Sunday 19 April 2015

Of Swarm Lures, Turkeys and Kangaroos

A post of three thirds. I wonder how many bloggers started with a title like that tonight? I like to keep my subject headers a bit 'noticable' so if you are entrigued, read on and enjoy it. Two of these stories are triggered by tip-offs from Anne, but the first is a tribute to ace carpenter K-Dub, who we have met before (16th June and 6th July 2013)

A swarm-lure or 'bait box'. 
Bee keepers seem to spend a good part of their time worrying about their colonies swarming. Swarming is that event in (roughly) May/June when your old established Queen bee ups sticks to set up a new colony with half your workers leaving behind (you hope) a queen cell or two containing pupating replacement (virgin) queens who will take over. It is the honey bee's way of doing that Darwinian thing of increasing in numbers and taking over the world. It has worked very well for them for 30 million years, well before man started 'helping' them. The individual bees breed by normal insect-ish means  but if they did not swarm, then they'd stay in the same hollow tree for ever, so swarming is the way that the colony, hive or 'super-organism' increases in numbers.

I've never had much time for Smithwick's beers, but this 'Blonde'
was OK. Impressively quaffable. 
Bee keepers can try to stop this by a variety of methods but it is a forlorn hope - the urge to breed is hard-wired in and they might as well try to stop their teenage daughters from fancying the local boys, or their dog from chasing that she-dog down the road who is on heat. All they can really do is hope to influence the timing and then work to contain the swarm within their apiary and thereby not lose half the honey-gathering workforce.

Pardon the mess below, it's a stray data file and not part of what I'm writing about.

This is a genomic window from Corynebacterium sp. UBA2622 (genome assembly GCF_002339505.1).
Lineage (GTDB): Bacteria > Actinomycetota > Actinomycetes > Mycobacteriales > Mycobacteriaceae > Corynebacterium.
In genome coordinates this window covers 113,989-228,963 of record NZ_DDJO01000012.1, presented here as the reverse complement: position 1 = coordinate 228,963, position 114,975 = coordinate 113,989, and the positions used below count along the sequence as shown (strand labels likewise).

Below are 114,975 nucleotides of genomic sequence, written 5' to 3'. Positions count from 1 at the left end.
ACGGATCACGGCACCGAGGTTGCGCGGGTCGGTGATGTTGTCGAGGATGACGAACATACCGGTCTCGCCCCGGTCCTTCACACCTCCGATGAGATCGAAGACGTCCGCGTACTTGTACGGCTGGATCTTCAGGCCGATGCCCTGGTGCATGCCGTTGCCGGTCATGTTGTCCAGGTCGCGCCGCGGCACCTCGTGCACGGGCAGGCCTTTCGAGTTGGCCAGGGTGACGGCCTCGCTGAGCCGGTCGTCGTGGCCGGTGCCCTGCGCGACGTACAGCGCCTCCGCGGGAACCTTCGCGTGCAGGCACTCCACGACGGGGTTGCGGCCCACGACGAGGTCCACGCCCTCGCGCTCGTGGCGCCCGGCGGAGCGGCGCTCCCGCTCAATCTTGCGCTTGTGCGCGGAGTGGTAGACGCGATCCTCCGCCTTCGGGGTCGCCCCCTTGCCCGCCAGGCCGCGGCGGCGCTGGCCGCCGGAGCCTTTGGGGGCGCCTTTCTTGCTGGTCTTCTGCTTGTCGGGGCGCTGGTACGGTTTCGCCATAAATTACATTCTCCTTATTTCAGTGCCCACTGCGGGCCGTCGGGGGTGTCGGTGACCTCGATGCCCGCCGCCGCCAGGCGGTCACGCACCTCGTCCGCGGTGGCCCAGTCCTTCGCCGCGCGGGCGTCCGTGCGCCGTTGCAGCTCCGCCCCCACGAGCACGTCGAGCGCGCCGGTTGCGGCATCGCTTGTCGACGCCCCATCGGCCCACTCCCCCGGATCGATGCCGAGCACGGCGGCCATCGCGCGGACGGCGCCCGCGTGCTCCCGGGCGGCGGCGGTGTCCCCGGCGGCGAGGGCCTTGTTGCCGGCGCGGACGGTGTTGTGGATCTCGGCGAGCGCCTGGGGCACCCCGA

Ooops. We seem to have acquired a couple of turkeys.
One such way is to build a 'swarm-lure' or 'bait box'. The idea here is that the swarm 'swarms' out of the hive but then gathers on a handy bush or tree (or bank ATM machine, fence post, car engine bay, sky-scraper) to regroup (around the queen). The swarm then sends off scout bees to look for a more sensible home (hollow tree, chimney etc) and, within a few hours, has a committee meeting, decides on the best location found and zooms off to go and invade it. The beekeeper tries to pre-empt this by providing, in a handy tree, a more attractive new home than any available in nature.

The theory goes that this should be a box of roughly 40 litres capacity (a 15 inch cube or so) about 12 feet off the ground, containing some old hive frames which will smell familiar to the scout bees augmented, some say, with lemon balm scent (which apparently smells nice to bees). People build them out of all manner of scrap wood, planks and boards, rough aul' wood with splits, knots and cracks. Nobody spends any money on them as the hope is, as I said, rather forlorn. The bees have to swarm, and find your box and decide that that is the best accommodation around. Good luck with that.

Charlotte de-crates the hen bird.
I decided to give it a try and knew that the nearest carpenter around who might have a supply of scrap wood, was old chum K-Dub. I made contact and punted my 'scrounge'. K-Dub was happy to oblige. Come down, he said and raid my scrap pile. I scrapped into a notebook a quick drawing of what I'd need based on the required internal dimensions which would suit the bee hive frames.  Well, K-Dub being who he is got all intrigued by the idea and, instead of leaving me to find scrap wood, started offering to cut 'this bit of board' to size on his huge, powerful, bench-saw, then started to assemble it and quickly (less than an hour) built me a superb, luxurious box which knocks anything I have seen into a cocked hat.